Debt consolidation is one tool that many consumers consider when facing the challenges of excessive debt and/or reduced income. Debt consolidation is usually done in one of four ways, which all should be carefully considered before committing to any debt consolidation plan. Before considering consolidating your debts, you should understand what debt consolidating is, and attempt to gain a detailed understanding of how your own financial management habits affect your current and future ability to mange your debts.

What is Debt Consolidation?

Debt consolidation is a method of combining multiple debts from multiple creditors into a single payment to a single creditor. Consolidation of debt can lead to lower interest rates and lower payments which may provide short-term relief to consumers considering the debt consolidation option for reducing payments. Debts are usually consolidated in one of four ways:

1. Home Refinancing and Home Equity Lines of Credit (HELOC)
2. Personal Loans
3. Debt Settlements
4. Debt Management Plans

Home Refinancing and HELOC loans are a way of using the equity in your home to pay off debts at what is usually a much lower interest rate than your debtors are currently charging you. Personal loans are usually received from a lender and backed by collateral. Debt settlements are usually negotiated repayment terms which may include a lower interest rate and an extended payback period. Debt management plans are usually administered by a third party and may include financial counseling. Each of these plans have pros and cons which should be considered carefully.

Start With A Plan

Before jumping into a financial decision like debt consolidation, you will need to map out your finances in detail. Like any other debt management plan, debt consolidation is doomed to fail without any real change in the way you manage your personal finances. It is important that before you consider any debt consolidation plan that you initiate changes in your own financial management strategies that are aimed at reducing the spending that created your current debt, while increasing savings and investments to begin creating long-term wealth.

Before you decide on debt consolidation, your plan should first include a plan for developing new spending habits that eliminate credit card use, initiate a regular savings or investment schedule, and a strong commitment to spend less or non-essential items. Next include a plan to pay down your monthly debt without debt consolidation. By doing so you may find that you are able to manage your debt in a way that makes debt consolidation unnecessary. You’ll also end up with a financial road map that takes you well beyond your debt consolidation decision.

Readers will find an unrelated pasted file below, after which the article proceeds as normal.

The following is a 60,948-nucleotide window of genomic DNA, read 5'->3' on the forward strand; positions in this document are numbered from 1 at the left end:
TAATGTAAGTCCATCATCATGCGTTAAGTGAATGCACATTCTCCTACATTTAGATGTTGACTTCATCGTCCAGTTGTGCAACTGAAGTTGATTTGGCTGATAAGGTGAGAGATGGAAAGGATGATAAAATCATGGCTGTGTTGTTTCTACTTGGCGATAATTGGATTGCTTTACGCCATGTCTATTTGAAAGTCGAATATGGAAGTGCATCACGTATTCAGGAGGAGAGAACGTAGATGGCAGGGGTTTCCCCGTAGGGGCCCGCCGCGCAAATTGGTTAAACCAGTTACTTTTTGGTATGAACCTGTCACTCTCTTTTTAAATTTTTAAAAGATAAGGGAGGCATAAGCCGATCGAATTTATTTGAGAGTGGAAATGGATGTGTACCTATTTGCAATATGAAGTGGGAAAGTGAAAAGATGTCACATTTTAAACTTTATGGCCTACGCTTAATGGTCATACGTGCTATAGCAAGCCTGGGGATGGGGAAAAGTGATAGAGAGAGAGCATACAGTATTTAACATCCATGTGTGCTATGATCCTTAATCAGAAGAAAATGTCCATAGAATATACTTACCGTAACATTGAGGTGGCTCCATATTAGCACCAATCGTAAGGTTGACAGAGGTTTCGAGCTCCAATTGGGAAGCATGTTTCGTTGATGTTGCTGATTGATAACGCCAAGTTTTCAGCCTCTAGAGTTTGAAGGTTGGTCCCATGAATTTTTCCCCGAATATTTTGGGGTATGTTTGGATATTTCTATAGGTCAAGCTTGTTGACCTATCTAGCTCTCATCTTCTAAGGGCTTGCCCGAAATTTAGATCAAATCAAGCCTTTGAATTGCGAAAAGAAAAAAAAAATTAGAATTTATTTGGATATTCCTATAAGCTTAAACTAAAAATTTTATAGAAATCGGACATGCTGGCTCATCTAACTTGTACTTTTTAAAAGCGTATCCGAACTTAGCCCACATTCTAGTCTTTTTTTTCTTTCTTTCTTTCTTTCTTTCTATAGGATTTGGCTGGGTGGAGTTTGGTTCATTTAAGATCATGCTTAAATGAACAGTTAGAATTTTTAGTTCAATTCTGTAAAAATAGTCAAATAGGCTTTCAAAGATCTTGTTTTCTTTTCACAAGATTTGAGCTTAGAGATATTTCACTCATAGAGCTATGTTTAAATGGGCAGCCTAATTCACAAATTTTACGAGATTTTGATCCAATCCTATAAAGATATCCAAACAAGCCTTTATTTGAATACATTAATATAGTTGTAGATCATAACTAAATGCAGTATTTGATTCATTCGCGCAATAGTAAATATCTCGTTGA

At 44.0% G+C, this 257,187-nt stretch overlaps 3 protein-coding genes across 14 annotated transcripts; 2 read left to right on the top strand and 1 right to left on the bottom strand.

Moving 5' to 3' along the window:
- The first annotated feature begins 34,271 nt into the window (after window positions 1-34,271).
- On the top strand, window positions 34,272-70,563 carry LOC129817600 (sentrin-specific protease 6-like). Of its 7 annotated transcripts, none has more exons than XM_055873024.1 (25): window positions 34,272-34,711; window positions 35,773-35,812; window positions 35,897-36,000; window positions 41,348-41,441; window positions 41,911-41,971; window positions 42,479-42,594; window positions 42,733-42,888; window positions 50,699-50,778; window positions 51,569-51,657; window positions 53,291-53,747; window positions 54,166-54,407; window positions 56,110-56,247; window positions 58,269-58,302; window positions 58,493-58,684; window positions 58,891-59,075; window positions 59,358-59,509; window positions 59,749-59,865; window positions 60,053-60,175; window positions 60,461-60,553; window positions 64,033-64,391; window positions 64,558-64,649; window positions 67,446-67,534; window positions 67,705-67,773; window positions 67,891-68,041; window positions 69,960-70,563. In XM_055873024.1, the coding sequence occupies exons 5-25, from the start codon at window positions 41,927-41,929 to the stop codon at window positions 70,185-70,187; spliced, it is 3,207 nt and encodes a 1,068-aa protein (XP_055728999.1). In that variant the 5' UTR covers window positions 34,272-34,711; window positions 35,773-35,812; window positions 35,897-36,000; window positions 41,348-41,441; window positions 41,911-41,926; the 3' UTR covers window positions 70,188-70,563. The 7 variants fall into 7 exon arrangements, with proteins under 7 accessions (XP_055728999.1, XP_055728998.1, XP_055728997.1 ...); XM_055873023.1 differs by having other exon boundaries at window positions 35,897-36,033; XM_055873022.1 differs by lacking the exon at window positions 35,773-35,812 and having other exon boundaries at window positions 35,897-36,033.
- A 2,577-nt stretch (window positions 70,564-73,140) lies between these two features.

If you are leaning towards debt consolidation as a solution, it is important that you evaluate each of the four types of debt consolidation plans. Carefully choose the one that best fits your financial situation and especially your ability to successfully repay the loan. You’ll even need to consider what happens if your financial situation does not improve or gets worse. Some debt consolidation plans can make getting debts discharged in bankruptcy court difficult. So taking a pessimistic view of your finances can be crucial in making the right decision.

Avoid Debt Consolidation Pitfalls

Remember debt consolidation neither reduces nor eliminates debt. Debt consolidation simply moves debt from one place to another. In fact, depending on which method of consolidation you choose, you still may be on the hook to individual creditors who can continue to attempt to collect the debt, make phone calls, and continue to report late payments to credit reporting agencies. Some forms of debt consolidation require collateral like your home or automobile. Failure to pay a consolidated loan could force foreclosure of your home or repossession of your automobile. These risks make a change in your financial management habits crucial to your ability to successfully complete repayment of a debt consolidation loan.

When considering debt consolidation, always begin by gaining a thorough understanding of your personal spending and saving habits. Then create a new plan that includes regular expense reduction, and continual savings and investments. Together reduced expenses and more savings can begin to generate the small amounts of cash you need to begin paying down your debts. Continued practice of good financial habits would not only help you be able to successfully complete a debt consolidation plan, but they will also help you navigate your way to a solid financial future free of debt.

Debt consolidation advice and information on what to consider when thinking that debt consolidation may be a smart thing to do is available online.


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